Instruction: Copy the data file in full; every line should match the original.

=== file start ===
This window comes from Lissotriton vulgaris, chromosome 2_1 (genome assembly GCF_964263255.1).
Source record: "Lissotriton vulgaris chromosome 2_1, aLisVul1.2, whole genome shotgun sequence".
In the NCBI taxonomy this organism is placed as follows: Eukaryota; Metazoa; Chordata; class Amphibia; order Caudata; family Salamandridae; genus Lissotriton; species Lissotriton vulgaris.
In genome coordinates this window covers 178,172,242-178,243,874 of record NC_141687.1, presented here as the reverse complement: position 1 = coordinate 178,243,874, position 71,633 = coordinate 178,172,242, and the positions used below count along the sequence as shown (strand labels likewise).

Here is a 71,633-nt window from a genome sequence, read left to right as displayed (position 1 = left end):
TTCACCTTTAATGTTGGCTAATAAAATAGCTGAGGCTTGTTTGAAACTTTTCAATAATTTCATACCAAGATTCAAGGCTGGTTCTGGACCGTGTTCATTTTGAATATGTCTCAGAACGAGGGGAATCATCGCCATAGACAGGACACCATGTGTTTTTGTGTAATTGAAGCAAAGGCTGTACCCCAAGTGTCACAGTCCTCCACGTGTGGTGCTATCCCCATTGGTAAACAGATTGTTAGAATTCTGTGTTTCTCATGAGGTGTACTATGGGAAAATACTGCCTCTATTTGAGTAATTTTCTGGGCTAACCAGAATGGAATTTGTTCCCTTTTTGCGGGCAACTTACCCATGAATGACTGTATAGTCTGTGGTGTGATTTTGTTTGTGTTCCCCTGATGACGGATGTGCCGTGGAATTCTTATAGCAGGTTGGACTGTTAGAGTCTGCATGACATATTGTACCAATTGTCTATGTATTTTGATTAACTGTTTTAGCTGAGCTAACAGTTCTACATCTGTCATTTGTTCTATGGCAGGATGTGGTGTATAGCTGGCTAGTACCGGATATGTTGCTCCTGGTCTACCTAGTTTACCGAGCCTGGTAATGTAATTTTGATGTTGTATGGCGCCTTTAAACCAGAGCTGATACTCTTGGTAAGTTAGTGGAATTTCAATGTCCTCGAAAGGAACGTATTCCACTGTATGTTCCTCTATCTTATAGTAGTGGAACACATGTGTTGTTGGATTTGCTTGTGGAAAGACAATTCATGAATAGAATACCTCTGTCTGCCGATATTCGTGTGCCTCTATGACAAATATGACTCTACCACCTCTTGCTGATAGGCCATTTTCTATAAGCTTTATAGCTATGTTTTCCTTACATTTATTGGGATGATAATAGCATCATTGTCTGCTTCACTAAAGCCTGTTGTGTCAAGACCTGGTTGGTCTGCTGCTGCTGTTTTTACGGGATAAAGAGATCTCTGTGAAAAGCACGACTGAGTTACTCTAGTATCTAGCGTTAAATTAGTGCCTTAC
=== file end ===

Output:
This window comes from Lissotriton vulgaris, chromosome 2_1 (genome assembly GCF_964263255.1).
Source record: "Lissotriton vulgaris chromosome 2_1, aLisVul1.2, whole genome shotgun sequence".
In the NCBI taxonomy this organism is placed as follows: Eukaryota; Metazoa; Chordata; class Amphibia; order Caudata; family Salamandridae; genus Lissotriton; species Lissotriton vulgaris.
In genome coordinates this window covers 178,172,242-178,243,874 of record NC_141687.1, presented here as the reverse complement: position 1 = coordinate 178,243,874, position 71,633 = coordinate 178,172,242, and the positions used below count along the sequence as shown (strand labels likewise).

Here is a 71,633-nt window from a genome sequence, read left to right as displayed (position 1 = left end):
TTCACCTTTAATGTTGGCTAATAAAATAGCTGAGGCTTGTTTGAAACTTTTCAATAATTTCATACCAAGATTCAAGGCTGGTTCTGGACCGTGTTCATTTTGAATATGTCTCAGAACGAGGGGAATCATCGCCATAGACAGGACACCATGTGTTTTTGTGTAATTGAAGCAAAGGCTGTACCCCAAGTGTCACAGTCCTCCACGTGTGGTGCTATCCCCATTGGTAAACAGATTGTTAGAATTCTGTGTTTCTCATGAGGTGTACTATGGGAAAATACTGCCTCTATTTGAGTAATTTTCTGGGCTAACCAGAATGGAATTTGTTCCCTTTTTGCGGGCAACTTACCCATGAATGACTGTATAGTCTGTGGTGTGATTTTGTTTGTGTTCCCCTGATGACGGATGTGCCGTGGAATTCTTATAGCAGGTTGGACTGTTAGAGTCTGCATGACATATTGTACCAATTGTCTATGTATTTTGATTAACTGTTTTAGCTGAGCTAACAGTTCTACATCTGTCATTTGTTCTATGGCAGGATGTGGTGTATAGCTGGCTAGTACCGGATATGTTGCTCCTGGTCTACCTAGTTTACCGAGCCTGGTAATGTAATTTTGATGTTGTATGGCGCCTTTAAACCAGAGCTGATACTCTTGGTAAGTTAGTGGAATTTCAATGTCCTCGAAAGGAACGTATTCCACTGTATGTTCCTCTATCTTATAGTAGTGGAACACATGTGTTGTTGGATTTGCTTGTGGAAAGACAATTCATGAATAGAATACCTCTGTCTGCCGATATTCGTGTGCCTCTATGACAAATATGACTCTACCACCTCTTGCTGATAGGCCATTTTCTATAAGCTTTATAGCTATGTTTTCCTTACATTTATTGGGATGATAATAGCATCATTGTCTGCTTCACTAAAGCCTGTTGTGTCAAGACCTGGTTGGTCTGCTGCTGCTGTTTTTACGGGATAAAGAGATCTCTGTGAAAAGCACGACTGAGTTACTCTAGTATCTAGCGTTAAATTAGTGCCTTAC